Bob Drbul - Barclay’s Capital

And I guess just sort of following up on that, when you look at the futures orders that you reported today, are there any sequential trends to call out overall or by regions?

Mark Parker

Well, we have some within the first half and certainly in the second half, we have some upside opportunities that we’ll be aggressively going after. You know, I said in my comments that we want to achieve a balance of being prudent and then opportunistic at the same time, so we’ll work that balance as best we can but yeah, we have the ability now to be a lot more surgical about where we go after growth, you know, as I said by country, by category, by product type, by price point, by channel and we are using that competency, which I think has never been higher than it is today at Nike, to our full advantage. So we are as aggressive as I think we need to be or should be in this environment. We see some good upside opportunities at certain countries and certain categories that really stand out and again, we’re going to be working those as best we can but being responsible and obviously appreciative of where the economic environment is.

Charlie Denson

And Bob, just to address the math, as you know the futures that we released today basically cover the first two quarters of the fiscal year and they definitely are stronger in the back half of that window than in the front half and certainly in the second half of our fiscal year, which would be the first half of calendar 2010, our comparisons are going to get somewhat easier. So that is obviously one of the elements of the math that people should bear in mind.

Bob Drbul - Barclay’s Capital

Great. Thank you.

Mark Parker

I will add too that I think we are -- you know, we are bullish about our ability to continue to gain share even as we head through this first half of this next year and then certainly through a recovery, we are better positioned we think than anybody in this industry and very bullish on the product we have in the pipeline and the ability to kind of take advantage of that in terms of growing our share position around the world.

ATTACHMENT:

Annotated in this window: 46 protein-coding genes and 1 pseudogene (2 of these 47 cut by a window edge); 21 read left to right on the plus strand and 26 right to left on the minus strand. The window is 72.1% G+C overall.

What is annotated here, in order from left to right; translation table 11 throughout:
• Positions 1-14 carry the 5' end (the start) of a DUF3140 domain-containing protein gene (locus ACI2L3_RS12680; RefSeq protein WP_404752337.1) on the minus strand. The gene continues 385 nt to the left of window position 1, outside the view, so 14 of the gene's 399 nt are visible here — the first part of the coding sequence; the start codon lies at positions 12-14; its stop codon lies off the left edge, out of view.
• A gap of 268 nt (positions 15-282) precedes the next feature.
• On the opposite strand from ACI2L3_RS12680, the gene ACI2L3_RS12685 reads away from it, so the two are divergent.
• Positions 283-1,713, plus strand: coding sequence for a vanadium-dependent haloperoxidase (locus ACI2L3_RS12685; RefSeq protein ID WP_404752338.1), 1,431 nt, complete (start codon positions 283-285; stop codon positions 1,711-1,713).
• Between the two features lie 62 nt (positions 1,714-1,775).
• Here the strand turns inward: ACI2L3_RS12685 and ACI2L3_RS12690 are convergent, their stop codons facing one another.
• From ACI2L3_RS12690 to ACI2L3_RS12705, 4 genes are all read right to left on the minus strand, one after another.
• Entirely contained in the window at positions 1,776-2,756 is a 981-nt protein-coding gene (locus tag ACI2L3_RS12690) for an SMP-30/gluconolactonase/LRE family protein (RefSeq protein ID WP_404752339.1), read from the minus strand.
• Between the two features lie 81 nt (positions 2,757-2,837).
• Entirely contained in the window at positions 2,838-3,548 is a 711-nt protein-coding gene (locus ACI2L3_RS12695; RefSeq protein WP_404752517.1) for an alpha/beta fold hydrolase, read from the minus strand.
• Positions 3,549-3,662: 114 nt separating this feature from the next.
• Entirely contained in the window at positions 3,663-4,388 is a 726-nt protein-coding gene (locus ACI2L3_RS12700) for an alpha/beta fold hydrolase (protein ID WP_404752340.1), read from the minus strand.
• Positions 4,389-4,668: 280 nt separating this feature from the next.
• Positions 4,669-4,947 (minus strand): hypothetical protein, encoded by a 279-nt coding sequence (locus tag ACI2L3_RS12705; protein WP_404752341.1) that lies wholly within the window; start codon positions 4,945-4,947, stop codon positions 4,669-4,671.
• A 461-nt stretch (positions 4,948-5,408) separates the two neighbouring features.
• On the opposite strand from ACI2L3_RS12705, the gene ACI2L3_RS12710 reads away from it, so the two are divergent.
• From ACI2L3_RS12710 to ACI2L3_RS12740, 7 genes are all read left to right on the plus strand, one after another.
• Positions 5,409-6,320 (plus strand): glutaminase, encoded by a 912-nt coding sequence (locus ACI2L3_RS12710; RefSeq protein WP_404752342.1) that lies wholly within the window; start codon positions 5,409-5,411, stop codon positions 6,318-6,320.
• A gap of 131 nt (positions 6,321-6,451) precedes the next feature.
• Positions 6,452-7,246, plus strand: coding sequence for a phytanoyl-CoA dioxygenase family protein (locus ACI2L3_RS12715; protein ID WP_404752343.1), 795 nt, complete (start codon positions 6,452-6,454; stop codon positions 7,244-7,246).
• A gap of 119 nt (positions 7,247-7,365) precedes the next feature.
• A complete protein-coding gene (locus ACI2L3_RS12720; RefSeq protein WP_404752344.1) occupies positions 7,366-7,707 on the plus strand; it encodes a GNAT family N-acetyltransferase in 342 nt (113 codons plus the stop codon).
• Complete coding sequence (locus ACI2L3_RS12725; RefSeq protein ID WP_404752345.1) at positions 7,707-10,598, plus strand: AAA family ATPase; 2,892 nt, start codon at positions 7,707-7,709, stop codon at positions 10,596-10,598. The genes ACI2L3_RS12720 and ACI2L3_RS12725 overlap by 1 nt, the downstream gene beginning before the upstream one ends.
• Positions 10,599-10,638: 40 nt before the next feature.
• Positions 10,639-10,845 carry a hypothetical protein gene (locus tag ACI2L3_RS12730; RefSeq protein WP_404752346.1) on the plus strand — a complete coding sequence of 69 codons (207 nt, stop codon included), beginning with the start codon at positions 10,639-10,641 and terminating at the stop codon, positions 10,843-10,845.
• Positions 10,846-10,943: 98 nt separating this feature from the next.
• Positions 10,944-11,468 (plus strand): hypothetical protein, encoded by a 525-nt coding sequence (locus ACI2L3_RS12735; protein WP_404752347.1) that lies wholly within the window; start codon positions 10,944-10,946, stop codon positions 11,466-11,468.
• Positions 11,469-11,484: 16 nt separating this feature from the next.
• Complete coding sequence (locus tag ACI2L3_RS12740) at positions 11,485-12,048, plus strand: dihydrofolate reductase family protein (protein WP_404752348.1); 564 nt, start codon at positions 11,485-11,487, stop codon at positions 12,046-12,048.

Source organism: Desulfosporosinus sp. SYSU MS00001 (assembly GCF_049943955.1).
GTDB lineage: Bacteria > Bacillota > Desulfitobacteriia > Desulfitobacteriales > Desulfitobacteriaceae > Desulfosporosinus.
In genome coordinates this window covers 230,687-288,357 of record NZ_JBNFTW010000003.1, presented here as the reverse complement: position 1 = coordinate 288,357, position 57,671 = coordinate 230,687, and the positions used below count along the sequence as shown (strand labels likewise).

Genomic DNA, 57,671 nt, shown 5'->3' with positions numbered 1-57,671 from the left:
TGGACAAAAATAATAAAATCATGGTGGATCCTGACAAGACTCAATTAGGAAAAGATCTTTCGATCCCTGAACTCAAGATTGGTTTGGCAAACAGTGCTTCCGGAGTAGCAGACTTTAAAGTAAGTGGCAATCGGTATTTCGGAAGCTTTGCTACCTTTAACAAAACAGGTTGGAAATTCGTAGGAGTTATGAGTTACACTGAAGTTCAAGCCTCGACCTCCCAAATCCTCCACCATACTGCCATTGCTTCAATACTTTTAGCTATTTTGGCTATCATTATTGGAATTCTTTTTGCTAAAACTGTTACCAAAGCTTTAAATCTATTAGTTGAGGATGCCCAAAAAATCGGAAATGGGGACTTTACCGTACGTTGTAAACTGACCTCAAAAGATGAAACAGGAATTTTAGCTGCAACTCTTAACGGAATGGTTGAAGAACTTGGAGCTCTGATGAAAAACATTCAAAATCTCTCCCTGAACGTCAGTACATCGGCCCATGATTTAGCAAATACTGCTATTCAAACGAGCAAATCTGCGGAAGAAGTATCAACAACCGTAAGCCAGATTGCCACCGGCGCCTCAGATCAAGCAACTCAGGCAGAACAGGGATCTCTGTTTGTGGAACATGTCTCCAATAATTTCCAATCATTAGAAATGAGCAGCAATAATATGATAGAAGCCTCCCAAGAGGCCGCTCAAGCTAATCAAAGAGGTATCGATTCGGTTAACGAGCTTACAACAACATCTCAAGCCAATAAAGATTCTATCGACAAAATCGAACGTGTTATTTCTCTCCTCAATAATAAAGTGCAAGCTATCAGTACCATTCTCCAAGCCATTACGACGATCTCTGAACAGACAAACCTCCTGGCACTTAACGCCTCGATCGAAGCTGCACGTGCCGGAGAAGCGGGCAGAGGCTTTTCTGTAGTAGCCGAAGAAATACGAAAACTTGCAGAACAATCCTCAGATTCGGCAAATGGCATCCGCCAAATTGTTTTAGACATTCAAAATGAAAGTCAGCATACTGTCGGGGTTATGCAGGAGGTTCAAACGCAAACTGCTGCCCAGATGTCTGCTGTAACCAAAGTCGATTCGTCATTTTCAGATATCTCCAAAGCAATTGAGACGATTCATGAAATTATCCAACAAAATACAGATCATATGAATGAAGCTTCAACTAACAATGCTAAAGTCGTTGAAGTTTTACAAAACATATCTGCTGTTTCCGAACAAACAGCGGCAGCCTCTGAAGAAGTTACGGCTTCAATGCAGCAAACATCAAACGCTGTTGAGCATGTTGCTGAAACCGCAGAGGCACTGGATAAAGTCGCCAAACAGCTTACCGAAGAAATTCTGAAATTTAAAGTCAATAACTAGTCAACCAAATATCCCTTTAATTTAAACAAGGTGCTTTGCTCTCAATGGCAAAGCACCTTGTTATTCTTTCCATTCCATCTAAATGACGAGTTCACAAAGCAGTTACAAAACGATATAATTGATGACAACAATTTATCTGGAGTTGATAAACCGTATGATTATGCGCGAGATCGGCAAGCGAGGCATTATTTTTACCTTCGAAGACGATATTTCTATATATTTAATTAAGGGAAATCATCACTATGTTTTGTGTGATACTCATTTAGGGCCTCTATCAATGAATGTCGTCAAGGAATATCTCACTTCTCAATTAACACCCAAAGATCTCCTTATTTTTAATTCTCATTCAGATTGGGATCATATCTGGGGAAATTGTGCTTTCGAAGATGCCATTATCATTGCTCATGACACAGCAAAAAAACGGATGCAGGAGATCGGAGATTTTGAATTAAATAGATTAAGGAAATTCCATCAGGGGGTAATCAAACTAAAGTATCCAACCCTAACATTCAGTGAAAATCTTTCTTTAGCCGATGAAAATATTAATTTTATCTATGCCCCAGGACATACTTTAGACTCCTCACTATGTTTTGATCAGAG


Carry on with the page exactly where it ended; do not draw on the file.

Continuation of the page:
Bob Drbul - Barclay’s Capital

Thank you. Good luck.

Operator

The next question is from Robert Ulm with Banc of America Merrill Lynch.

Robert Ulm - Banc of America Merrill Lynch

Thanks. Good evening, everybody. A couple of quick follow-ups -- the first was just on Bob’s question on futures. Can you tell us what the ASP trends in U.S. footwear look like in the futures orders? And then the other question I had I think for you, Don, is on the gross margin expectation of being down around 100 basis points. How much of that -- is that all FX or can you walk through how much of that is related to expected -- you know, I don’t know if it would be called promotional activity or further inventory clearance or input costs or -- you know, just a sense of how we should think about that on the gross margin side? Thanks.

Don Blair

Sure. The ASPs in the futures for U.S. footwear are still going up and with respect to the gross margin, the majority of that year-on-year decline is FX driven. We do expect to see some benefit from lower oil prices and a little bit of easing with some of the input costs, as well as some of our product cost initiatives. There are going to be we think some headwinds but not to the degree that we saw in fiscal ’09, but the major drive of the year-on-year erosion is FX.

Robert Ulm - Banc of America Merrill Lynch

Great.

Mark Parker

Yeah, just to add to that, you know, there’s a big question around consumer appetite for premium product and I think if you look at our performance over the last year and even through our futures period going into fiscal ’10, we don’t see that appetite diminishing. If anything, we have seen steady increases on the premium side, particularly over the $120 price point. So we -- again, we feel bullish about the consumer appetite for the product at the higher end of the spectrum that is ripe and relevant.

Robert Ulm - Banc of America Merrill Lynch

And Mark, are you seeing -- if you look at every channel of distribution in the U.S., are you seeing say the highest price points of your product say within the moderate channel outperforming the lower priced?

Charlie Denson

I’ll jump in on that -- I would say no in regard to where we are seeing the channel performance. To Mark’s point, where we’ve got premium product in the marketplace, which is obviously in the specialty and sporting goods channels, it continues to perform extremely well and we are seeing a very responsive marketplace with regards to the futures orders in that area as well.